Friday, December 16, 2011

Allocation of Supply.

There are a number of reasons why a supplier may have constrained supply and need to place the availability of that product on allocation. If you negotiate procurement contracts I think its important to understand the dynamics that occur when a supplier goes into allocation There are two natural tendencies that most suppliers will follow when a product is on allocation. First, since there is limited availability they want to allocate supply to where they make the most profit. A moderating factor to that is not wanting to alienate key customers.

To understand where you might stand in this process you need to first consider where you would be from a supplier profitability perspective. Profitability is determine by several major factors. Supplier will normally sell through a number of different sales channels. The profitability by sales channel going from the least profitable to the most profitable in general would be 1) Original Equipment Manufacturers (OEM), 2) Value Added Resellers (VAR), 3) Distribution, and 4) Other direct sales such as internet sales.

Profitability is further managed by what’s called tiering within an individual channel. Within the OEM Channel a Supplier could have three tiers with each tier getting different terms and discounts or pricing based upon their value to the supplier and their volume. A Tier 1 in the OEM channel would get the highest discounts and would represent high volume, valued OEM. Tier 3 in the OEM Channel may get a price that is only slightly better than what they would pay if they bought the product from Distribution. Tier 3 OEM’s would be low volume, non-strategic customer. This means that the combination of the channel and the tier establish the profitability. For example a Tier 2 OEM Customer represent the same level of profitability as a Tier 1 VAR customer.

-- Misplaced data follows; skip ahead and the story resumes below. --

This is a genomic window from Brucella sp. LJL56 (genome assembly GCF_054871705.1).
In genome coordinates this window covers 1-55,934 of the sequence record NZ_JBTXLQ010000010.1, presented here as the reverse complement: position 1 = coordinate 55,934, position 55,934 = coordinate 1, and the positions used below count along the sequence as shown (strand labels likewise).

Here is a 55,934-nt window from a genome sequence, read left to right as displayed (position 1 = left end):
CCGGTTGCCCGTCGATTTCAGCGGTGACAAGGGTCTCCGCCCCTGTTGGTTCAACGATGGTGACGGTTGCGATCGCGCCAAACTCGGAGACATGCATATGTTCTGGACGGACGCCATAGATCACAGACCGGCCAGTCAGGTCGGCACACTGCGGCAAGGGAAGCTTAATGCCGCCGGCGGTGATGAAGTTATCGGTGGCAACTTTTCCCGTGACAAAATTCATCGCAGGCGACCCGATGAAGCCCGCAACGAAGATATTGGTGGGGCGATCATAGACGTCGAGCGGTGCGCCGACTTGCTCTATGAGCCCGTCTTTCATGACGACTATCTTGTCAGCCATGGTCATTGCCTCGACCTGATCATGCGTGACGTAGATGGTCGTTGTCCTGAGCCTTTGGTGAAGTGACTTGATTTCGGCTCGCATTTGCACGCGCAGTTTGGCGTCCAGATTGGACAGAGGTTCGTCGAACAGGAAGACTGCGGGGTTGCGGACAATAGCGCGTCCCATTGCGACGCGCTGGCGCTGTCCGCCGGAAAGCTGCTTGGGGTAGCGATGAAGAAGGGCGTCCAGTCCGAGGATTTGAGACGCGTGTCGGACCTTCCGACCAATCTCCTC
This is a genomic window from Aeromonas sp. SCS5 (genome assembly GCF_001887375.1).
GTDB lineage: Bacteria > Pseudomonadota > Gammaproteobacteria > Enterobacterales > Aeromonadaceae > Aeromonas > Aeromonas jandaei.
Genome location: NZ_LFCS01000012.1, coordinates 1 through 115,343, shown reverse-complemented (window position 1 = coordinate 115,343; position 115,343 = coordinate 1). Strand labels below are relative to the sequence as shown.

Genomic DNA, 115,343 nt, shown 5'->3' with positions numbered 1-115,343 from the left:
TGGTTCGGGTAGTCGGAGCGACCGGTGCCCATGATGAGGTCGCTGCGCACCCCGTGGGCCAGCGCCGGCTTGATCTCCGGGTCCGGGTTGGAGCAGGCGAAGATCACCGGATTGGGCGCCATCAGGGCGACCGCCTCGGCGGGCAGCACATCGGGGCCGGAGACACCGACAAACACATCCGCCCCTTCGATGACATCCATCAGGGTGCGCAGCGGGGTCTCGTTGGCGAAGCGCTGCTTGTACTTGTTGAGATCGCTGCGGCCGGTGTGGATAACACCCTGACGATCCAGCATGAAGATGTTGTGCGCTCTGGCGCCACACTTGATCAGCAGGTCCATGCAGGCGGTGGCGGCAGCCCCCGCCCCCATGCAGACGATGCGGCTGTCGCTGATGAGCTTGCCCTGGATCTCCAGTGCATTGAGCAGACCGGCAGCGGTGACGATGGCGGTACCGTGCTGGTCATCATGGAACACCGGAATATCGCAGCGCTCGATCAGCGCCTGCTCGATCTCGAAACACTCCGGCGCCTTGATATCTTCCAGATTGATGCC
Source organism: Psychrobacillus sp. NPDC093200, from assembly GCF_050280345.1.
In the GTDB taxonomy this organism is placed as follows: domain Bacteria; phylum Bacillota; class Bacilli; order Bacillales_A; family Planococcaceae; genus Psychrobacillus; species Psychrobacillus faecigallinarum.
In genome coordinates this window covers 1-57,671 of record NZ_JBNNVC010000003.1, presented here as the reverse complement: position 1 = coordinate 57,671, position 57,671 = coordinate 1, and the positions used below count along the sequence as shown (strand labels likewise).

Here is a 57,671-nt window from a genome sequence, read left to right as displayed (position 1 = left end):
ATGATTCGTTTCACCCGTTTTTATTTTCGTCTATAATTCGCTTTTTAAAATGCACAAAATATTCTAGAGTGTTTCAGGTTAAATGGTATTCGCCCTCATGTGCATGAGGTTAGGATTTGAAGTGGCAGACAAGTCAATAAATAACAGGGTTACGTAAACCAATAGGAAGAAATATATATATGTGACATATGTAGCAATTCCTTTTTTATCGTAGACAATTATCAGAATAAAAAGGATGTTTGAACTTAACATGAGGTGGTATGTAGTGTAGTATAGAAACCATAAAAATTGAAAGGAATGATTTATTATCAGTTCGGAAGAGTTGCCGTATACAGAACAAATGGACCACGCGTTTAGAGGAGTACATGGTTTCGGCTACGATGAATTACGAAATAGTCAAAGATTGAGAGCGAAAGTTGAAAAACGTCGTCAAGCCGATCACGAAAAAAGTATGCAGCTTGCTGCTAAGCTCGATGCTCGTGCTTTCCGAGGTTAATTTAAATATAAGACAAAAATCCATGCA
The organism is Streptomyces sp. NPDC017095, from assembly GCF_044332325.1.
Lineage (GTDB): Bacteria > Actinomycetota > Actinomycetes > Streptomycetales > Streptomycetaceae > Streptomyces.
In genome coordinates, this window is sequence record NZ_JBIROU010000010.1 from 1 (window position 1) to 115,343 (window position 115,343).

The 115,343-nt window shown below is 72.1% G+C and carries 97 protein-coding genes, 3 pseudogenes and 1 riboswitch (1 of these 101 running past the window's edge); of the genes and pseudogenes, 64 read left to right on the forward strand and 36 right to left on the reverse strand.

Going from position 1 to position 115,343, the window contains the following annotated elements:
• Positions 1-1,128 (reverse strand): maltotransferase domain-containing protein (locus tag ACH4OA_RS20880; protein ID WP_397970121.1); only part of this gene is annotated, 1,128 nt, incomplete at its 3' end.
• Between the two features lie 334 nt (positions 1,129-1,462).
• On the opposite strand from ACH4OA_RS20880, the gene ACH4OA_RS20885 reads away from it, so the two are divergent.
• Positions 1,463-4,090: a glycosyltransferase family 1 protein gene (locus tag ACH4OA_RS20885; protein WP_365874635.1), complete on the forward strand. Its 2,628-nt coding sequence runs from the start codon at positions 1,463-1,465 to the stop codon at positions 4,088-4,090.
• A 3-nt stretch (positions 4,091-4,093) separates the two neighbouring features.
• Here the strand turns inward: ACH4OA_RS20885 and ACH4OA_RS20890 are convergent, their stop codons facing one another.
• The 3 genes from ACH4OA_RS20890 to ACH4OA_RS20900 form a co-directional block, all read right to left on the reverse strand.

If the Supplier allocated product on profit alone, the vast majority of product would be sold to other direct sales or distribution where the supplier makes the most profit. The problem with that is they would be alienating their biggest customers, the Tier 1 OEM’s and Tier 1 VAR’s. Many companies also rely heavily on distribution for their sales, so they may not also want to alienate them. This means that left to their own choices, the groups that would get the least allocation would be the lowest tier OEM’s and VAR’s and the Other Sales customers.

To protect against having a situations where supply could completely dry up because of allocation, a company may seek to negotiate an allocation of supply provision. The concept of an allocation of supply provision is simple. As an on-going customer you want the supplier to commit to you that you will get your fair share of the available supply. Most of these clauses seek a pro-rata share of the available supply based upon your past purchase history in comparison to the total market for the product. If you purchased two percent of the products before it went into allocation, you want to be provided two percent of the available amount.

If a supplier values your business they should have no problem with committing to giving you a commitment to provide you with your reasonable share of the allocated amount. If they won’t, I would expect that if an allocation were to occur that supplier would focus on what’s best for them. I would never single source that kind of a supplier as I would know that I couldn’t depend upon them for supply.

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